Is Disloyalty Becoming The New Norm?

is disloyalty becoming the new norm?

When asked what some of the most important traits a partner should have, loyalty ranks very highly. It is the same when it comes to a consumer-brand relationship. 

Based on a global consumer study conducted by Nielsen, only 9% of consumers in Malaysia are brand loyalists, while 44% love trying new things. Money plays a huge role in a lot of things, and this is also one of the main factors consumers switch brands.

The study demonstrated that consumers are constantly looking for new grocery and household brands. People are no longer afraid to take the risk of buying new products thanks to increasing income levels in developing markets. 

Consumers in Asia Pacific are most willing to switch brands or try different products, while those in North America and Europe are less likely to switch brands. Managing Director of Nielsen Malaysia Luca De Nard said, “Brand owners need to get accustomed to this new normal, where the overwhelming majority of consumers are actively or passively open to playing the field when it comes to brands”.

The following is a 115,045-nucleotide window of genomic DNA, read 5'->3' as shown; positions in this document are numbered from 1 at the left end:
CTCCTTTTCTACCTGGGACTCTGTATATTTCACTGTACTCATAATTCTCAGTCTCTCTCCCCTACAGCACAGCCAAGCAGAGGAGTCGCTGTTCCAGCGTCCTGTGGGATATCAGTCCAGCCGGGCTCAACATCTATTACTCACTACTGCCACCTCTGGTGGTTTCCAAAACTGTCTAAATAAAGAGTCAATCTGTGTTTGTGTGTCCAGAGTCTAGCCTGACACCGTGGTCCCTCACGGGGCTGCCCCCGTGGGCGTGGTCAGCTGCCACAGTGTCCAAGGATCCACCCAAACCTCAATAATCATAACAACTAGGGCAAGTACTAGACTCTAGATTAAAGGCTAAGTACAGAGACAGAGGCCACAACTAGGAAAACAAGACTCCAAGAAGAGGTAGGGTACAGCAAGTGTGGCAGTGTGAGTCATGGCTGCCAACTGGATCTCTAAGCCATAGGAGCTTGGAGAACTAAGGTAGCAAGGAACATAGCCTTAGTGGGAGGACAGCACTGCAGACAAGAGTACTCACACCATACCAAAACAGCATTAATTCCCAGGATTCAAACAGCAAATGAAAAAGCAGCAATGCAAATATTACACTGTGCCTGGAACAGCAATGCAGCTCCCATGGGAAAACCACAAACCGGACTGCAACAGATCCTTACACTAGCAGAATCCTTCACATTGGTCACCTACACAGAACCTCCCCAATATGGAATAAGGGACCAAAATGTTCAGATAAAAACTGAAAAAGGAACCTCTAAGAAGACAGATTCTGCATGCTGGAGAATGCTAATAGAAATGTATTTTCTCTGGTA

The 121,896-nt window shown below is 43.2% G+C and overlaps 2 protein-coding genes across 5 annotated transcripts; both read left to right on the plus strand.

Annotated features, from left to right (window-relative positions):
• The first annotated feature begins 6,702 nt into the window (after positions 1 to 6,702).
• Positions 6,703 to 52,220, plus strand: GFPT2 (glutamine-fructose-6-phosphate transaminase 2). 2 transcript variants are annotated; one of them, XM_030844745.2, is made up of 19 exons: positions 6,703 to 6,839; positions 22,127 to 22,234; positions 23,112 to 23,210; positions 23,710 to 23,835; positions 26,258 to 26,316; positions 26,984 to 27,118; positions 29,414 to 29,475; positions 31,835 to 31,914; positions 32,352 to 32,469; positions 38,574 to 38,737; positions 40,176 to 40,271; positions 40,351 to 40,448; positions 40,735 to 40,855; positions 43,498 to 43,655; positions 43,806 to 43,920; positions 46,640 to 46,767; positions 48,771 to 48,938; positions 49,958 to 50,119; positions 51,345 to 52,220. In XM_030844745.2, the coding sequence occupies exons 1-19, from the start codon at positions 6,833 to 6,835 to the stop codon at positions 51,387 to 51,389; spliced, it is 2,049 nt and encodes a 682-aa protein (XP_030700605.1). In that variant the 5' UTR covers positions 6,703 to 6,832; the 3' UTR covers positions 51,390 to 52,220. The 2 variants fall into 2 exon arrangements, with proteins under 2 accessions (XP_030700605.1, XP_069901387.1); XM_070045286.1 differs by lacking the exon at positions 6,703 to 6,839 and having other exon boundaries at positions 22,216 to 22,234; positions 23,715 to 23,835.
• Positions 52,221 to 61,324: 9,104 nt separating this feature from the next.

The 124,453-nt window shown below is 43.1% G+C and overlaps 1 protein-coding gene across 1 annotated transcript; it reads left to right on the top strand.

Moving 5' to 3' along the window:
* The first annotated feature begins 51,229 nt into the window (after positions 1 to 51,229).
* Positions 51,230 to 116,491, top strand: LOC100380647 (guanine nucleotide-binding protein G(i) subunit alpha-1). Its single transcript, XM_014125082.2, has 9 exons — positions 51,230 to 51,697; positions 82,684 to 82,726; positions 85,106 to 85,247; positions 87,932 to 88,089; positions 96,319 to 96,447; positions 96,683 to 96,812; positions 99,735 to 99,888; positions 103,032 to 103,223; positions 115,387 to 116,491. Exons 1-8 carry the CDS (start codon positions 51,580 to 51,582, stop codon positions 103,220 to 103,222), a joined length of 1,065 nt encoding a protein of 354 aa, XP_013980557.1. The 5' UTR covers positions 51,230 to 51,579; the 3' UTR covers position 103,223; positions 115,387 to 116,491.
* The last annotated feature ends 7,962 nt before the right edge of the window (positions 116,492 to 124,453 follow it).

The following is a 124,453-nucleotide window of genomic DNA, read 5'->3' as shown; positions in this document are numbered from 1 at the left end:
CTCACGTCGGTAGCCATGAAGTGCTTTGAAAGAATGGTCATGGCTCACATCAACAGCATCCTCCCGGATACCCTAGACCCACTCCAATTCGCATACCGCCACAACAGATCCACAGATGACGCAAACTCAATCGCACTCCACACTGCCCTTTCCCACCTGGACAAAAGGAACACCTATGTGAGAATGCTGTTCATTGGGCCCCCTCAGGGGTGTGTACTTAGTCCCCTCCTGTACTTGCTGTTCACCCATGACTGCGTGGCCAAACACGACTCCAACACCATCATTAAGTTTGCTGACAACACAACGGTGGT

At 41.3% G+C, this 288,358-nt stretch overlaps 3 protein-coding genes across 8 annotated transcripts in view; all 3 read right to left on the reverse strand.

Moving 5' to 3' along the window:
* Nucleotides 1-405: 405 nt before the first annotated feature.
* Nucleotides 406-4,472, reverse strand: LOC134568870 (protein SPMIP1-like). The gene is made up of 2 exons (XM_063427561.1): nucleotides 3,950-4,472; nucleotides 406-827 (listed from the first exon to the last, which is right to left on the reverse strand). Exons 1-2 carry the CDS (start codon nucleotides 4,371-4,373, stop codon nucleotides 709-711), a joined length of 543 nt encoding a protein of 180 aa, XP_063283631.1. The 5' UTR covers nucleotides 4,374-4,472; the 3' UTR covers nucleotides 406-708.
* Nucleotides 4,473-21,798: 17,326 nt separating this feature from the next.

He added that this is partly caused by the Amazon effect, which has provided consumers with more choices and enables price awareness more than previously. “There are Facebook groups in Malaysia, where consumers can hunt or even broker deals for new products at competitive prices. We also have trucks selling fresh meat, poultry and produce in neighbourhoods offering consumers convenience at prices that rival supermarkets. At the same time, traditional grocery retailers are trying to find ways to retain profitability levels in a world where home delivery is beginning to undermine margins,” said Luca. 

Additionally, while Malaysians may be drawn by the price, they also commit to brands with superior quality. At the same time, independent opinions and reviews also work well in encouraging a consumer to purchase one brand over another. 

What are the reasons that cause you to switch brands?

By: Celestine Foo